# Limits and derivative: is this proof accurate enough?

## Homework Statement

f is differentiable in ##\mathbb{R^+}## and
##\displaystyle \lim_{x \to \infty} (f(x)+f'(x))=0##
Prove that
##\displaystyle \lim_{x \to \infty}f(x)=0##

## The Attempt at a Solution

I can split the limit in two:
##(\displaystyle \lim_{x \to \infty} f(x)+\displaystyle \lim_{x \to \infty} f'(x))=0##
I consider the second one and say that, by definition of derivative I have:
##\displaystyle \lim_{x \to \infty} \displaystyle \lim_{h \to 0} \frac{f(x+h)-f(x)}{h}##
As f is differentiable, then the second limit exists and is 0.
So, i have ##\displaystyle \lim_{x \to \infty} 0 =0##
And then, by hypothesis:
##\displaystyle \lim_{x \to \infty} (f(x)+0)=0##
Are the passages logically correct?

## Homework Statement

f is differentiable in ##\mathbb{R^+}## and
##\displaystyle \lim_{x \to \infty} (f(x)+f'(x))=0##
Prove that
##\displaystyle \lim_{x \to \infty}f(x)=0##

## The Attempt at a Solution

I can split the limit in two:
##(\displaystyle \lim_{x \to \infty} f(x)+\displaystyle \lim_{x \to \infty} f'(x))=0##

No, you can't do that. You can only do that if you know that both limits exist. So:

$$\lim_{x\rightarrow +\infty} f(x)+g(x) = \lim_{x\rightarrow +\infty} f(x) + \lim_{x\rightarrow +\infty} g(x)$$

is not true in general, but only if you know that the limits actually exist.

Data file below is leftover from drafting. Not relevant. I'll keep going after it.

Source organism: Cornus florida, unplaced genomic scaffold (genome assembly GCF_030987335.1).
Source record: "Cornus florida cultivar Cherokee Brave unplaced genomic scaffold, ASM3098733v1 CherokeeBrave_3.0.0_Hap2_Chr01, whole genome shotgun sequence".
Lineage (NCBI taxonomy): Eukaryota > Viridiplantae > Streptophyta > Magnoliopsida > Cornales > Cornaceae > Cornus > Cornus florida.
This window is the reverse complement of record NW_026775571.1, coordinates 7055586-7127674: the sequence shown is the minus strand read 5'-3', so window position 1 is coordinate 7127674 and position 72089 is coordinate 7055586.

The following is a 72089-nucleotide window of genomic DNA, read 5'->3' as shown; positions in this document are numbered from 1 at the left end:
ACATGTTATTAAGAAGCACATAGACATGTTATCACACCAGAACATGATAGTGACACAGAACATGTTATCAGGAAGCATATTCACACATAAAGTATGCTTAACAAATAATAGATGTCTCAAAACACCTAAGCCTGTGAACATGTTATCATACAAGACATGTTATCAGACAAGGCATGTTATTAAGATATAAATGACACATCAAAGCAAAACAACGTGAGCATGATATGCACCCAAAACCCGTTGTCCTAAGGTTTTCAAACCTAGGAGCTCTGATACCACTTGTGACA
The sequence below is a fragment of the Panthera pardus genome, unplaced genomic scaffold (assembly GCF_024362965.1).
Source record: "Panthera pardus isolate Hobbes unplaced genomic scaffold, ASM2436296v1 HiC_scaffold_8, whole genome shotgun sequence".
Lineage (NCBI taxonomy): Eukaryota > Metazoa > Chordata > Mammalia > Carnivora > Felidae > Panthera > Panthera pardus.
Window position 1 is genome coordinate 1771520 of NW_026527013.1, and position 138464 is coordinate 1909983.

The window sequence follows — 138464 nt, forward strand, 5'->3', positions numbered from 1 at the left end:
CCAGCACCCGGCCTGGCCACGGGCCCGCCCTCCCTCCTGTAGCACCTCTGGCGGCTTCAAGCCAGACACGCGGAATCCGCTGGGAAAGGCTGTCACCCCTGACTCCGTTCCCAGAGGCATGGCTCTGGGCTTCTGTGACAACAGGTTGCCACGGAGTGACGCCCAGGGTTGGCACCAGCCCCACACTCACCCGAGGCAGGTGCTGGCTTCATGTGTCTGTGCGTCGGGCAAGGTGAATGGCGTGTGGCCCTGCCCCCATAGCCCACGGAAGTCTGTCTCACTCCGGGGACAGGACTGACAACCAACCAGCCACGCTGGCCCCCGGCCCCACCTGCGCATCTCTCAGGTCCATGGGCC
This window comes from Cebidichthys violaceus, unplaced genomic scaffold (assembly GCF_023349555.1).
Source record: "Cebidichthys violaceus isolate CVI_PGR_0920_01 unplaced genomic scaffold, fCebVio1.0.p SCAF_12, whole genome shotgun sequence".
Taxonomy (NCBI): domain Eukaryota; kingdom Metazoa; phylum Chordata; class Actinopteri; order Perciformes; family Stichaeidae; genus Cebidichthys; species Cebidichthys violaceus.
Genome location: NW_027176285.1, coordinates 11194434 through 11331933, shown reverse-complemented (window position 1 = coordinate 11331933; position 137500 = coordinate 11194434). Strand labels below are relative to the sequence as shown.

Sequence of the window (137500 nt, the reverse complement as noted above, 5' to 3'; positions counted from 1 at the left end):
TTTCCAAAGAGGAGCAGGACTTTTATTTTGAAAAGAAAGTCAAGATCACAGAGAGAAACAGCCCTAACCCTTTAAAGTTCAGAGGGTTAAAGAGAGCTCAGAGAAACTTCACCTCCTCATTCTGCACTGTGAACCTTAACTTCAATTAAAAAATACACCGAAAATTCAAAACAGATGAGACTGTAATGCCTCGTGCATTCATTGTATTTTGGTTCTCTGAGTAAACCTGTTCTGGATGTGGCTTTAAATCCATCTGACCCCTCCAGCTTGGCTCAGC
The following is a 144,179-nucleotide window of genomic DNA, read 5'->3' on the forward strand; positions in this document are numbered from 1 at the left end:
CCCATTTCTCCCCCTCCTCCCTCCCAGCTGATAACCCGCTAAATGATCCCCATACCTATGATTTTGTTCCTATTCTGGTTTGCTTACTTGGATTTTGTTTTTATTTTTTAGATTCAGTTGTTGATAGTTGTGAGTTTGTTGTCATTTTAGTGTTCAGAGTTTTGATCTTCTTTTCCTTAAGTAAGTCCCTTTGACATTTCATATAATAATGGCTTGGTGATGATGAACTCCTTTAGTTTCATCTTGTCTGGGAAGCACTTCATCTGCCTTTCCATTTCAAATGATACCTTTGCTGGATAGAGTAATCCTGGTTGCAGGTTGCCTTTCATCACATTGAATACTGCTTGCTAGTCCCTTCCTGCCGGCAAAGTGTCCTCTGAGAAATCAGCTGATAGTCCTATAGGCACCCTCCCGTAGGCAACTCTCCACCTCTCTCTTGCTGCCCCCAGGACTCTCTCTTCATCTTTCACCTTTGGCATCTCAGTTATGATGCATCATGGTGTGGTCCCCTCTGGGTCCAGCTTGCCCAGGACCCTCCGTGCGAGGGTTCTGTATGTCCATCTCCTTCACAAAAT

As a counterexample:

$$0=\lim_{x\rightarrow +\infty} x-x \neq \lim_{x\rightarrow +\infty} x + \lim_{x\rightarrow +\infty} -x$$

No, you can't do that. You can only do that if you know that both limits exist. So:

$$\lim_{x\rightarrow +\infty} f(x)+g(x) = \lim_{x\rightarrow +\infty} f(x) + \lim_{x\rightarrow +\infty} g(x)$$

is not true in general, but only if you know that the limits actually exist.

As a counterexample:

$$0=\lim_{x\rightarrow +\infty} x-x \neq \lim_{x\rightarrow +\infty} x + \lim_{x\rightarrow +\infty} -x$$

Thanks, you saved me from a major mistake!
Maybe I should prove this way, then?:

By definition of derivative:
##f(x)+f'(x)=f(x)+ \displaystyle \lim_{h \to 0} \frac{f(x+h)-f(x)}{h} ##=

## \displaystyle \lim_{h \to 0} f(x)-\frac{f(x)}{h}+\frac{f(x+h)}{h}## =
## \displaystyle \lim_{h \to 0} f(x)(1-\frac{1}{h})+\frac{f(x+h)}{h}##=

and, by hypothesis:

##\displaystyle \lim_{x \to \infty} \displaystyle \lim_{h \to 0} f(x)(1-\frac{1}{h})+\frac{f(x+h)}{h}##= 0

Say:

##\displaystyle \lim_{x \to \infty}f(x)=L## so that the expression above becomes:

##\displaystyle \lim_{h \to 0}L(1-\frac{1}{\epsilon})+\frac{L}{\epsilon}##=0

##\displaystyle \lim_{h \to 0} L=0## ##\Rightarrow## ##\displaystyle \lim_{x\to \infty }f(x)=L##=0

Now you assume that

$$\lim_{h\rightarrow 0} \lim_{x\rightarrow +\infty} f(x,h) = \lim_{x\rightarrow +\infty}\lim_{h\rightarrow 0} f(x,h).$$

This is also not true in general.

Now you assume that

$$\lim_{h\rightarrow 0} \lim_{x\rightarrow +\infty} f(x,h) = \lim_{x\rightarrow +\infty}\lim_{h\rightarrow 0} f(x,h).$$

This is also not true in general.

oh.. I've run out of possible good ideas then, any hint?

The intuition is this: if x is very large, then f(x) is very close to -f'(x). In particular, if f(x) is very large, then -f'(x) is very negative. And thus f(x) decreases very fast.

Try to work with an epsilon-delta definition. What does it mean that f(x) does not tend to 0??

can I simply say then, that:
##\forall \epsilon >0####\exists \delta>0## such that if ##0<|x-x_0|<\delta \Rightarrow |f(x)+f'(x)-0|<\epsilon##
And so, being the function >0 because it is defined on ##\mathbb{R^+}:
##0<|f(x)|< \epsilon - f'(x)|## ##\Rightarrow## ##|f(x)|< \epsilon## and for the squeeze rule ##\lim f(x)=0##